The most widespread form of distracted driving in the United State today is using a cell phone while driving down the road. In 2010, there were 3,092 people killed in car accidents that involved a distracted driver. According to the National Safety Council, one out of every four motor vehicle accidents are caused by people sending text messages, or talking on their cell phones.
In Tennessee drivers with a learner’s permit or an intermediate driver’s license are prohibited from using a cell phone while driving a vehicle.
Tennessee has also banned texting while driving for people of all ages. This includes reading or typing a text message. Yet, there are a few exceptions to the texting law, which include people performing their official duties.
Exceptions to texting while driving
- Officers of the State
- Campus police officers
- Emergency medical technicians
Texting and driving is considered a primary law in Tennessee. This means a law enforcement officer can pull a driver over for texting, even if they have not committed any other moving violation.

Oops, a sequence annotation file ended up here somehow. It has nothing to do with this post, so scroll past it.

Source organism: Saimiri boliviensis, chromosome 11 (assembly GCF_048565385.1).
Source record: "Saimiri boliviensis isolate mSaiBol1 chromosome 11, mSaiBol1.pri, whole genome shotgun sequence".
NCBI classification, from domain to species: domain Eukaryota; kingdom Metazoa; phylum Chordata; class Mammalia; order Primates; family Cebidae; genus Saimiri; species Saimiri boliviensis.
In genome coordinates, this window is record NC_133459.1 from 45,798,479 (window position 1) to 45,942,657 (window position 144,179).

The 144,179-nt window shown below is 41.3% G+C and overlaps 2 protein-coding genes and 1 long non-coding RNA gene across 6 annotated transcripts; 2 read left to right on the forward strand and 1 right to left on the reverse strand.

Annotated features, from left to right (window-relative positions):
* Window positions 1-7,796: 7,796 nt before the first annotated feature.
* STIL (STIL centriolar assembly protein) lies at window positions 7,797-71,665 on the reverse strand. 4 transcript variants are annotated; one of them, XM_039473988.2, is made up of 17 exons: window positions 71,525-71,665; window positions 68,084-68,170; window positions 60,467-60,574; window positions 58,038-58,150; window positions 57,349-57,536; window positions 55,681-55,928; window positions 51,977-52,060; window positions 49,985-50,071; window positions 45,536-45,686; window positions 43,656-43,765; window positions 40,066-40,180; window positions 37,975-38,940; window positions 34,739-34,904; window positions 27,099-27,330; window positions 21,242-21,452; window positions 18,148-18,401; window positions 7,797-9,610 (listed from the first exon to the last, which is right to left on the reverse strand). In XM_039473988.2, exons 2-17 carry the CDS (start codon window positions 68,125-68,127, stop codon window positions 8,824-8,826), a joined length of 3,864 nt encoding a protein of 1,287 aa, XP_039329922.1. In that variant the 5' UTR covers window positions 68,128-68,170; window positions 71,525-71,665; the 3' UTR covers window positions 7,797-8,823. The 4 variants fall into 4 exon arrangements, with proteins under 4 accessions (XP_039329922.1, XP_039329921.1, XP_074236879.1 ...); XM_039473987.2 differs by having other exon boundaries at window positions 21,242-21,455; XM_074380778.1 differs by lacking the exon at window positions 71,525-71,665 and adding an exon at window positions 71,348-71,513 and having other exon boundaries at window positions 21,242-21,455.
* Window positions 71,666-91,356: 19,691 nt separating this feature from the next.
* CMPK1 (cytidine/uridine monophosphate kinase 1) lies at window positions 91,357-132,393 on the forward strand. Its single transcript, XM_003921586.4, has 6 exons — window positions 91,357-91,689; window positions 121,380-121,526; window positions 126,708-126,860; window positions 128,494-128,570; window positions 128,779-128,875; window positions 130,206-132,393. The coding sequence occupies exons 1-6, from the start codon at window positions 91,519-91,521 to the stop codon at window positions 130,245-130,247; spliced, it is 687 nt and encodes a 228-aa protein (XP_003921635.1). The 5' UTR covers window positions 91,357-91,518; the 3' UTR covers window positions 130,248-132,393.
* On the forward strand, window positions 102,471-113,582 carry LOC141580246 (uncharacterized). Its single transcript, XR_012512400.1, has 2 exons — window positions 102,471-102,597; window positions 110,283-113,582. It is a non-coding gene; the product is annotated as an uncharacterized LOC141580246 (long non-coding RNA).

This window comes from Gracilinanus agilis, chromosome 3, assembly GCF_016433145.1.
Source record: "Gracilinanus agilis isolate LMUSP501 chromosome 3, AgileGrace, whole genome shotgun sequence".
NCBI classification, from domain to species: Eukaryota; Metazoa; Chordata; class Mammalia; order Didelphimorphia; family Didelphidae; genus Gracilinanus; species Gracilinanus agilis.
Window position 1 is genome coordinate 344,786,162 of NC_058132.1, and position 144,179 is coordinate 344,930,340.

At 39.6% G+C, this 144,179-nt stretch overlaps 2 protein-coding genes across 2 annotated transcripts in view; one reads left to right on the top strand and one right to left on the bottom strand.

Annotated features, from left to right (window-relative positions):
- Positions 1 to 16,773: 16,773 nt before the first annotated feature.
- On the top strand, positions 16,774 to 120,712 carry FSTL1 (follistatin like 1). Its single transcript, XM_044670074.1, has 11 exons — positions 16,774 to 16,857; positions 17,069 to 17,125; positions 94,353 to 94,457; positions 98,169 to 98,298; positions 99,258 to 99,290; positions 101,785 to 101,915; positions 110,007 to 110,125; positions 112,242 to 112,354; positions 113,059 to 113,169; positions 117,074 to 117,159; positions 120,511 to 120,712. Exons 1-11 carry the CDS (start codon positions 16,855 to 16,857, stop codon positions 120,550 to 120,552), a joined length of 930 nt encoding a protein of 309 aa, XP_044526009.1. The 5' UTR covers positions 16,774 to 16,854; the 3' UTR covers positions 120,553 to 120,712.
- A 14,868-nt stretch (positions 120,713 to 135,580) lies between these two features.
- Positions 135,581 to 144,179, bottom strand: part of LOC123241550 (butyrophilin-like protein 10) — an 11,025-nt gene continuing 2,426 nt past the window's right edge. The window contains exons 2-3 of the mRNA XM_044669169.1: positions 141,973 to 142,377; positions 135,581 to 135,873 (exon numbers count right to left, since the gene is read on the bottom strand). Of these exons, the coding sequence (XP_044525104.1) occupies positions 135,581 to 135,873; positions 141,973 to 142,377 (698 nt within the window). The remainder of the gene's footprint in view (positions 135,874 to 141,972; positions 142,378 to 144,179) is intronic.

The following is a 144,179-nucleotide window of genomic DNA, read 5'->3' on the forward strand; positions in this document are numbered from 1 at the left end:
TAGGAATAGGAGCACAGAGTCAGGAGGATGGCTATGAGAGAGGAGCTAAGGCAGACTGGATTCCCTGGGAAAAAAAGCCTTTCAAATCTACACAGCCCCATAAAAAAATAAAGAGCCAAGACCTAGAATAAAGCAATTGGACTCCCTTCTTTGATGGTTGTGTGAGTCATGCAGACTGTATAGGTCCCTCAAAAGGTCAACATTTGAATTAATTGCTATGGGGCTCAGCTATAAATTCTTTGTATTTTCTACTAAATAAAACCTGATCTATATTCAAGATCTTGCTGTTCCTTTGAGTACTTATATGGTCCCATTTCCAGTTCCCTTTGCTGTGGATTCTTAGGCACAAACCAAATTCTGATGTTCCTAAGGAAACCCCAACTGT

- Texting while driving is $50 plus court costs, the latter of which are not to go over $10
- Drivers with a learner’s permit or an intermediate driver’s license may be fined up to $100
- Novice drivers may be ineligible to apply for an intermediate or unrestricted driver’s license for another 90 days
It is illegal for drivers of all ages to text and drive while operating a motor vehicle in Tennessee. Furthermore, novice drivers are not allowed to use a cell phone while driving. It is a good idea to put your cell phone away while going down the road to ensure your safety and the safety of those around you.
This article originally appeared on YourMechanic.com as Cell Phones and Texting: Distracted Driving Laws in Tennessee and was authored by Valerie Johnston.